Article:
Hong Kong's long-held traits of determination, resilience, and sense of community in the face of adversity, are all key characteristics that defines past and current innovators in Hong Kong. The city's innovation culture has been front and center as the I&T community and ecosystem rose to the occasion to tackle COVID-19.
When innovation ecosystems are discussed, Silicon Valley is held up as the ultimate benchmark — a magnet for the brightest talent, infused with entrepreneurial spirit, and the home of the biggest and best technology companies. So what makes Silicon Valley unique? The answer for many is culture.
Accenture’s 2013 report on “Decoding the Contradictory Culture of Silicon Valley” surveyed business and technology leaders and concluded that the “Valley culture” plays a critical role in its emergence as the innovation capital of the world. The study highlights the Valley culture as being unique and not something that could be replicated.
So what is unique about the innovation culture in Hong Kong? There are many that argue this culture is lacking in the city. But from its roots as a fishing village, Hong Kong rose to become an international free-trade hub and eventually a global financial centre — a beacon of entrepreneurial spirit and capitalism. This could not have been possible without innovation.
Hong Kong’s diverse innovation and technology community and the focus on impactful innovation is what separates it from other ecosystems. Recent examples from the COVID-19 crisis highlight the enormous R&D and technical talent in the city and critical HK10X spirit and mindset that turn ideas into genuine solutions
Hong Kong’s success is founded on its grit, determination, resilience, and sense of community in the face of adversity — all key characteristics that innovators and pioneers point to as critical to innovation. Hong Kong has faced challenges such as economic crises and pandemics, but it has historically overcome all this and thrived.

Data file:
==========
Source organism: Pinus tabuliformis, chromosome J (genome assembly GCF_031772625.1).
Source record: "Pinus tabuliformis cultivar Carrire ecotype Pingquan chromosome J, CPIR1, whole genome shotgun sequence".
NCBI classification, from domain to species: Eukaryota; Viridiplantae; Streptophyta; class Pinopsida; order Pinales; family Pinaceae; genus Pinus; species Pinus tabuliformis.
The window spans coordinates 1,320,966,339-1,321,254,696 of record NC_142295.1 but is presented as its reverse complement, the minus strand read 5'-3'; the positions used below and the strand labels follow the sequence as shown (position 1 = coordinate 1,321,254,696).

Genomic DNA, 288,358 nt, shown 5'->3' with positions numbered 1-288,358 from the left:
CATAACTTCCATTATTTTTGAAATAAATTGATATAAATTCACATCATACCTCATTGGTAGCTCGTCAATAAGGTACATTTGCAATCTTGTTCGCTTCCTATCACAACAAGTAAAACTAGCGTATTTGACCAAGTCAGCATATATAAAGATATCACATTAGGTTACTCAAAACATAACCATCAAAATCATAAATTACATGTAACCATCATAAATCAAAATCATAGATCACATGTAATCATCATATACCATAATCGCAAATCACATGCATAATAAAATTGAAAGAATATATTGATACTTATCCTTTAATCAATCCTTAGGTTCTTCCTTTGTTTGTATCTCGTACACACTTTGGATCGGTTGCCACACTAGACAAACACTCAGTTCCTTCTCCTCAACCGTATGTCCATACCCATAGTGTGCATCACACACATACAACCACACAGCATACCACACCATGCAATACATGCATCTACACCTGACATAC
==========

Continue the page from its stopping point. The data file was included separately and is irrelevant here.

Today, with the modern world’s greatest ever health crisis, Hong Kong’s technology community and ecosystem rose to the occasion by innovating to tackle COVID-19.
Within days of the outbreak hitting Hong Kong, the Smart City Consortium, the Lands Department, the Development Bureau and the Constitutional and Mainland Affairs Bureau came together to rapidly build a real-time interactive dashboard to help visualise the latest COVID-19 situation for the public. At the same time, critical wristbands from the Logistics and Supply Chain MultiTech R&D Centre (LSCM) were used in the track and trace programme for quarantined individuals. These were paired with a critical app and algorithm to optimise location tracking — a solution developed by Compathnion, a sensors and location-based technology company based at the Hong Kong Science Park. It is precisely this rallying together of multiple private and public sector partners, plus the vibrant startup community at Hong Kong Science Park, that brought this idea that serves the public good to life.